The publishing of 1 million anonymized Apple UDIDs allegedly found on an FBI agent's computer brought AntiSec's actions front and center. With denials from Apple and the FBI, you might think it's over. Not so fast.
Hackers say they got data on Apple device users from FBI agent's laptop, but the agency denies knowing anything about it.
Hacking group posts 1 million of the identifiers to the Web after allegedly lifting the data from an agent's laptop.
A new survey looks at what makes hackers tick -- and for most, it's not money or glory.
Antivirus company Panda Security is apparently targeted after a researcher celebrates reports that LulzSec's former leader had become an informant.
Hackers affiliated with Anonymous go after the biotech giant, stating, "Your continued attack on the worlds food supply...has earned you our full attention."
The hacktivist group says it has released 1GB of private business documents and e-mails from the defense contractor.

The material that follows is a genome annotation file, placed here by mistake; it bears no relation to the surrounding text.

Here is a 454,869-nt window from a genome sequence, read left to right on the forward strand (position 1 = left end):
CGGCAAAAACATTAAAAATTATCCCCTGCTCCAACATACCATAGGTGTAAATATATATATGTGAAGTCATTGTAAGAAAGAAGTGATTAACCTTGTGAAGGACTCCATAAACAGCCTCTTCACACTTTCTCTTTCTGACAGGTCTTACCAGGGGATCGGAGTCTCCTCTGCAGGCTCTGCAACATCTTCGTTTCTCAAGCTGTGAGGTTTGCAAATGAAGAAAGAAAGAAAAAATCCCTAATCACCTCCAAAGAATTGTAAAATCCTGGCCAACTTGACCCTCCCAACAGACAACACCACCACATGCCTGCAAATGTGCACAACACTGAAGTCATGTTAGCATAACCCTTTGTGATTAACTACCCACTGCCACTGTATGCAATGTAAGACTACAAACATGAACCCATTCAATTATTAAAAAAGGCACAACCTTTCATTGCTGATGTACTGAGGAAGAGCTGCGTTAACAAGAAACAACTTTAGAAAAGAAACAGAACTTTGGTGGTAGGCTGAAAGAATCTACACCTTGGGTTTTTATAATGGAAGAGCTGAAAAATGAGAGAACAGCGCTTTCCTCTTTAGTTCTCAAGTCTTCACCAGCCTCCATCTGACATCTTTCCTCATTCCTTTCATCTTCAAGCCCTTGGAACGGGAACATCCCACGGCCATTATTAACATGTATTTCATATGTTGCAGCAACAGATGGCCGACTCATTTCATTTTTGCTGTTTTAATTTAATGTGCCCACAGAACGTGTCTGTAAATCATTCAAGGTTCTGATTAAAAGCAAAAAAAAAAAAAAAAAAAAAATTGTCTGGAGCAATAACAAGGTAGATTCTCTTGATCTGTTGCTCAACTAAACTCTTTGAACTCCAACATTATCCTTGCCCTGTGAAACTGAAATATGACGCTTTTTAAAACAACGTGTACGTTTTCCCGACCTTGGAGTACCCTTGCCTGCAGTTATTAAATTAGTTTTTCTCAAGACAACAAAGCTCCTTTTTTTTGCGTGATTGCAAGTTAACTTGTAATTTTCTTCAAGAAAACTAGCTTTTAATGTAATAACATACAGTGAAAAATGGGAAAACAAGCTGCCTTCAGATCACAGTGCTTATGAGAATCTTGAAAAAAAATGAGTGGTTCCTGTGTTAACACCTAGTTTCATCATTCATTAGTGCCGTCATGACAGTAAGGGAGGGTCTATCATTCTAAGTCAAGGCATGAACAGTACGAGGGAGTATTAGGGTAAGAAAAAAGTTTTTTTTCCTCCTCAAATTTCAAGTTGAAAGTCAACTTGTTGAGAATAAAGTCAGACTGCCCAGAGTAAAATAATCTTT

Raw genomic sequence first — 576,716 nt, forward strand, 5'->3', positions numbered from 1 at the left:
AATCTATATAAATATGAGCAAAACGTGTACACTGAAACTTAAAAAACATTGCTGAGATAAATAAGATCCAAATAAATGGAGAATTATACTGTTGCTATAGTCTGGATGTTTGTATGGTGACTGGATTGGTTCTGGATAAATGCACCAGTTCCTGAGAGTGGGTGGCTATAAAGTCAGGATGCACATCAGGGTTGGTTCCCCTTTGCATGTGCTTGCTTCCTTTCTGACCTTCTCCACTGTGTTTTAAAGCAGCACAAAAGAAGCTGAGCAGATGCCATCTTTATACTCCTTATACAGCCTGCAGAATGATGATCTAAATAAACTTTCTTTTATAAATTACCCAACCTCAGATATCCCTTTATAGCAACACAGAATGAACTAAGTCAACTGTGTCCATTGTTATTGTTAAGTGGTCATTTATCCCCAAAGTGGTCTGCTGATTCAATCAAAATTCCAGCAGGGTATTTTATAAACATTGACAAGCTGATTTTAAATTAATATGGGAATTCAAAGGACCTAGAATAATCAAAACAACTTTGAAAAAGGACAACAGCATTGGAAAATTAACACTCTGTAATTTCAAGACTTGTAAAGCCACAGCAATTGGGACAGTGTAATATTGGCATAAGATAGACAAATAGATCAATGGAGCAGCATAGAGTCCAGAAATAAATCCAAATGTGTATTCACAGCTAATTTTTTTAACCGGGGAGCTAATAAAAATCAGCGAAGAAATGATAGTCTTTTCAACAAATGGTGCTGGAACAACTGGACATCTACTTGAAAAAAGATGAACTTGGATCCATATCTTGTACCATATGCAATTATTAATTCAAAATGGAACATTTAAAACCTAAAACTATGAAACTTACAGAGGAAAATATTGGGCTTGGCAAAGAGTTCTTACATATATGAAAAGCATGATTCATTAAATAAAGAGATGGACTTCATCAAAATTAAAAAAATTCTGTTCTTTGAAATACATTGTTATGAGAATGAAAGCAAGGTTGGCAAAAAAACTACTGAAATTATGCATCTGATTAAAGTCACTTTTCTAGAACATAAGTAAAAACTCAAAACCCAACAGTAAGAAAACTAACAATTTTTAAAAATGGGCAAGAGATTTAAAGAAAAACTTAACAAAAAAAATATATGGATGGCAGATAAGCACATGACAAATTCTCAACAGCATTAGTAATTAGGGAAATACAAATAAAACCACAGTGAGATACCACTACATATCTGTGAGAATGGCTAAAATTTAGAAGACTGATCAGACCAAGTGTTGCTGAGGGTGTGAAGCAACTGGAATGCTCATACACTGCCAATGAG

Hackers say they attacked more than 70 U.S. law enforcement agencies, and they publicly post 10GB of data as proof--including personal info on police officers and data from an anonymous report-a-crime system.
The Anonymous hacker busted for allegedly stealing data from the U.S. Army, Lockheed Martin, Bank of America, and more admits to nabbing confidential information and breaking the law.
A small mobile publishing company called BlueToad says the Apple UDIDs leaked last week came from an illegal intrusion into its network last week, an admission that contradicts AntiSec's claims about the FBI.